Approximately 38 million years ago, a massive star exploded in the spiral galaxy labeled M95. Last Friday (March 16), the light from this supernova—known as Supernova 2012aw—first arrived at Earth. During a brief period of time, explosions like this can outshine their entire host galaxy as the core of the star collapses and blasts the outer layers out into space. The energy involved is so great that the gas undergoes nuclear fusion, creating many of the elements found on the periodic table.
Strange as it may seem, the deaths of stars are what gave us our existence. In the first three minutes after the Big Bang, the Universe was hot and dense enough to produce almost all the helium and lithium that we see today, but almost none of the heavier elements. For that, we need stars, which fuse hydrogen into helium, and later on fuse helium into carbon and oxygen. More massive stars can fuse elements as heavy as iron, but all these elements are inside the stars! To get them out into the universe, the stars must die: they must explode as supernovas.
Stars like our Sun don’t explode: instead, they shed their outer layers and leave a dense remnant known as a white dwarf. Under certain conditions, white dwarfs can go supernova, but not if they’re left alone. To really go boom, you need a star at least eight times as massive than the Sun; stars like these burn through their nuclear fuel fairly rapidly and explode. Supernova 2012aw is this type of supernova, which we know both because of its location (it’s among young, bright stars instead of the older stars that make white dwarf supernovas) and its spectrum, which contains telltale strong hydrogen lines that are absent in white dwarf supernovas.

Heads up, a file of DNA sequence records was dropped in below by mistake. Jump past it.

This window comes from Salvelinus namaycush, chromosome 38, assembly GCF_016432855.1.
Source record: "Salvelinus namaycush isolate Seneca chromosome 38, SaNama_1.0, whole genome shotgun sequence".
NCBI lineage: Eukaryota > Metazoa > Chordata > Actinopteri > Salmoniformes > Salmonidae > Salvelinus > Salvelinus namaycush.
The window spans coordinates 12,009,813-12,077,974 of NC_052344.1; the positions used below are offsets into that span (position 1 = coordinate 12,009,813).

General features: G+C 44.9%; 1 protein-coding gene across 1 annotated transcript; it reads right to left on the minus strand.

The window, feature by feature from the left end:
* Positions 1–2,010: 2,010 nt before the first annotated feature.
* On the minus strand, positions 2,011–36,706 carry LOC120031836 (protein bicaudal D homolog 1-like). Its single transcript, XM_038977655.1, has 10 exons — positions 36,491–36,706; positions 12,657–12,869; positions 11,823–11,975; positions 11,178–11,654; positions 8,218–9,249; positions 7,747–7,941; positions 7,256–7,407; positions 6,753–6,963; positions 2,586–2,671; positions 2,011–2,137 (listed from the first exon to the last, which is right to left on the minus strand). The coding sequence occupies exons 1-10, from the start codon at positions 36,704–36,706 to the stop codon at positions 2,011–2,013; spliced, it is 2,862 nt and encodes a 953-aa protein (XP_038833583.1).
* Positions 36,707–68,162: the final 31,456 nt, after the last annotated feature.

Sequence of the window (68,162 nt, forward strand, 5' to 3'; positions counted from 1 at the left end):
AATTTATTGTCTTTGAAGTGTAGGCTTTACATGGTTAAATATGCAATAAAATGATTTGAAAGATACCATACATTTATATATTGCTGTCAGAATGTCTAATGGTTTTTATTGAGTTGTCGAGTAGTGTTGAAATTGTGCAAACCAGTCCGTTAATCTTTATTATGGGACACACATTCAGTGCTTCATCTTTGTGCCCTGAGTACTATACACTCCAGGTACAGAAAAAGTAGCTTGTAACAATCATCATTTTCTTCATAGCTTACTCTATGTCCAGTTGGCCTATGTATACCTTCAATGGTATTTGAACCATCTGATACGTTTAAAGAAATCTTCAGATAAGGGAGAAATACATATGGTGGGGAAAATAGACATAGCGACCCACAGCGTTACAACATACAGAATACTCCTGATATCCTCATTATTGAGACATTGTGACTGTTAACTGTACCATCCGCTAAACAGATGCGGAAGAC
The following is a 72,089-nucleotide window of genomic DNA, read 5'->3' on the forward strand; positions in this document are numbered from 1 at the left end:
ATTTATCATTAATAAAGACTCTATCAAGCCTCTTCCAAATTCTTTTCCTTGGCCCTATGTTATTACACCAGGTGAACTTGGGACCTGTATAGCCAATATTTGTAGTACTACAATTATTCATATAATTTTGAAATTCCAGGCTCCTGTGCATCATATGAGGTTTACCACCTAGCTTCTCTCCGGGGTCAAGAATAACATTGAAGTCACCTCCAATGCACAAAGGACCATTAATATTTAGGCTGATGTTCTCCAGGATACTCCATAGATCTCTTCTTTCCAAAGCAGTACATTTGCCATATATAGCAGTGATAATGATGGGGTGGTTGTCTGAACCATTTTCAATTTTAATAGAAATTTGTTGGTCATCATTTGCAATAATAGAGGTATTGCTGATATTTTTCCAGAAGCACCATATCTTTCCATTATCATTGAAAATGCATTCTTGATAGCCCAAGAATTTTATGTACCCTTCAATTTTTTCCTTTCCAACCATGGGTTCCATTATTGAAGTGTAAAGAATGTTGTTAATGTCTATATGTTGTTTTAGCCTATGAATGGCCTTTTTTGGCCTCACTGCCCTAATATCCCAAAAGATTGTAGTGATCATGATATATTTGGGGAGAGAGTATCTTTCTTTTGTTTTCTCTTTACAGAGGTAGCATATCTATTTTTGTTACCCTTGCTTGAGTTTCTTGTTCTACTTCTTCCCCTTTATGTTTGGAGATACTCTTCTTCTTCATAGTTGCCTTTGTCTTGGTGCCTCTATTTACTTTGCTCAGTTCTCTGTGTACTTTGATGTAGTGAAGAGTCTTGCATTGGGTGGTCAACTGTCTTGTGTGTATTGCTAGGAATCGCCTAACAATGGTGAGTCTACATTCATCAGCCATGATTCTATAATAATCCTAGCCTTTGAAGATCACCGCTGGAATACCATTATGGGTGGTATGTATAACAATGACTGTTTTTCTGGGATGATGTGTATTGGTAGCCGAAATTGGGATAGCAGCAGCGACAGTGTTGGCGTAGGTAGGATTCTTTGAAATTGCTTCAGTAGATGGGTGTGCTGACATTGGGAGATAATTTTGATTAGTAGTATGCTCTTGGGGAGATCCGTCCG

The supernova explosion both creates and spreads the heavier elements; the number of atoms of oxygen, carbon, iron, calcium, and so forth has increased over many generations of stars, making the abundances we see today. Without all of these earlier stars, we couldn’t be here: nearly every atom in our body came from a supernova. In addition, supernovas formed the iron and silicon that comprise our planet Earth, the oxygen we breathe and the oxygen in the water we drink…the list goes on. Neil deGrasse Tyson calls this the “most astounding fact about the Universe“, and it’s hard to disagree with him.
Rather than being intimidated by such ideas, I find them beautiful. Hard as it may be to grasp deep time and the sheer magnitude of the physical processes that shaped our past, that we can understand them and view them in action—as with Supernova 2012aw—is thrilling. Just as evolution provides an understanding of the interconnectedness of all life on Earth (as my friend Brian Switek writes), astronomy and cosmology help us understand our common origin not only with other living things, but with our home world, our Solar System, and our universe.